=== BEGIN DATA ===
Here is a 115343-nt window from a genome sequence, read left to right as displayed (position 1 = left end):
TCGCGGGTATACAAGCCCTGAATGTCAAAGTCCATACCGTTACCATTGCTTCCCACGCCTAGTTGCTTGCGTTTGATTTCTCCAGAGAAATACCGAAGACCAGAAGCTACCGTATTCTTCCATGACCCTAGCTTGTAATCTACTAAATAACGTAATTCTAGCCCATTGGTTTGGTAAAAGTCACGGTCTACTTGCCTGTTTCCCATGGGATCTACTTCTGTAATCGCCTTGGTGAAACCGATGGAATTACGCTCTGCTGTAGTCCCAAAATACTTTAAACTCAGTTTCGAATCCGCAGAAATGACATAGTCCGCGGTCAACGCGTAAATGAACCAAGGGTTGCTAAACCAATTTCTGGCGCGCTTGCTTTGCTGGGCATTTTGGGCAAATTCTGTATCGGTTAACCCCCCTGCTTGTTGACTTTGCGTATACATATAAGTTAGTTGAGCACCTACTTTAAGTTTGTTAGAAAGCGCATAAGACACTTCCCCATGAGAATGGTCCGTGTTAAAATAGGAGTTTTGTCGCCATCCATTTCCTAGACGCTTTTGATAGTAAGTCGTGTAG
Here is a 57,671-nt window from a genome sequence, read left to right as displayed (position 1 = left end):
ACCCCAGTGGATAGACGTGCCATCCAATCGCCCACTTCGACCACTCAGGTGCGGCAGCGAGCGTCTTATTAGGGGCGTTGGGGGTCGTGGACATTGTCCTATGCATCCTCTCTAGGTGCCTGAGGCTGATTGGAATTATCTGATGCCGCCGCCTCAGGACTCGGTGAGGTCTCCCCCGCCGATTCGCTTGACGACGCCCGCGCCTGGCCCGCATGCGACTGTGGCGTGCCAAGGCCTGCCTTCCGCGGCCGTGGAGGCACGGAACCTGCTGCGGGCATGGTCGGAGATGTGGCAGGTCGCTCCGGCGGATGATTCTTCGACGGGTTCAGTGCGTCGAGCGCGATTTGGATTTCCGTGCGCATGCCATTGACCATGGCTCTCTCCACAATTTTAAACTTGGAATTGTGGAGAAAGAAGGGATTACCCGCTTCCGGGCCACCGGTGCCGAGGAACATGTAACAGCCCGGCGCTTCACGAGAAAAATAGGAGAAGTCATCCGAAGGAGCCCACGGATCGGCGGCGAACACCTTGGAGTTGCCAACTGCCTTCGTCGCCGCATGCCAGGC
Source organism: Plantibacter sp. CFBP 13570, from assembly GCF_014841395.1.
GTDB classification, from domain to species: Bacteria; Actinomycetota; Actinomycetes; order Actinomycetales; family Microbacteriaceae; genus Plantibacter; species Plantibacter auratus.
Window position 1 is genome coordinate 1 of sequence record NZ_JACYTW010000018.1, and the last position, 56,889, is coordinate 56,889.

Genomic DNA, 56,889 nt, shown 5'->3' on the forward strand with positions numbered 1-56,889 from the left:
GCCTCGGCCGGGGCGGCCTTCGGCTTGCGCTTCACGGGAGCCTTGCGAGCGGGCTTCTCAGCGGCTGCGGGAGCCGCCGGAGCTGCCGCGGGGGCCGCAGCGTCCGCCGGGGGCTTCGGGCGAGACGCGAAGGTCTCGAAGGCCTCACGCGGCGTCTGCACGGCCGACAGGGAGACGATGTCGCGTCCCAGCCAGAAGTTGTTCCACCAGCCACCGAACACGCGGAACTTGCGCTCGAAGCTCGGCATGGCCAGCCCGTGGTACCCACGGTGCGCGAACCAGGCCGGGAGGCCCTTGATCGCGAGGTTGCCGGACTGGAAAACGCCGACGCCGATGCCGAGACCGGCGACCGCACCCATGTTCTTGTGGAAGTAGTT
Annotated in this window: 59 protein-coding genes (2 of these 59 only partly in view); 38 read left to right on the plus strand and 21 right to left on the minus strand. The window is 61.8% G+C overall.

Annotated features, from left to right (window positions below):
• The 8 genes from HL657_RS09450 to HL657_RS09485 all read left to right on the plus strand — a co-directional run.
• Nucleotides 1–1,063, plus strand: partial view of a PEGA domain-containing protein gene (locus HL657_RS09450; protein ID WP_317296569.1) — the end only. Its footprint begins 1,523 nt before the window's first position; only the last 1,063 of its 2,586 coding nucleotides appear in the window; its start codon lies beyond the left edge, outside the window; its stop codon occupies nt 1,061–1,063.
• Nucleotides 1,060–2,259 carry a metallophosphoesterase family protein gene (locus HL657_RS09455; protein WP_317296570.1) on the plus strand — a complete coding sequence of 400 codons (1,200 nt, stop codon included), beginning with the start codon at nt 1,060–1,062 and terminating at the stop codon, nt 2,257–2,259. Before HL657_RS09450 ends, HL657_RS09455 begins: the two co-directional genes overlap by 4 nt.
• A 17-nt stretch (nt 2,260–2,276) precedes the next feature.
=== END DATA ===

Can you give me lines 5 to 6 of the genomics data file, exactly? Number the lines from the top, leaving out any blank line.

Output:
Source organism: Plantibacter sp. CFBP 13570, from assembly GCF_014841395.1.
GTDB classification, from domain to species: Bacteria; Actinomycetota; Actinomycetes; order Actinomycetales; family Microbacteriaceae; genus Plantibacter; species Plantibacter auratus.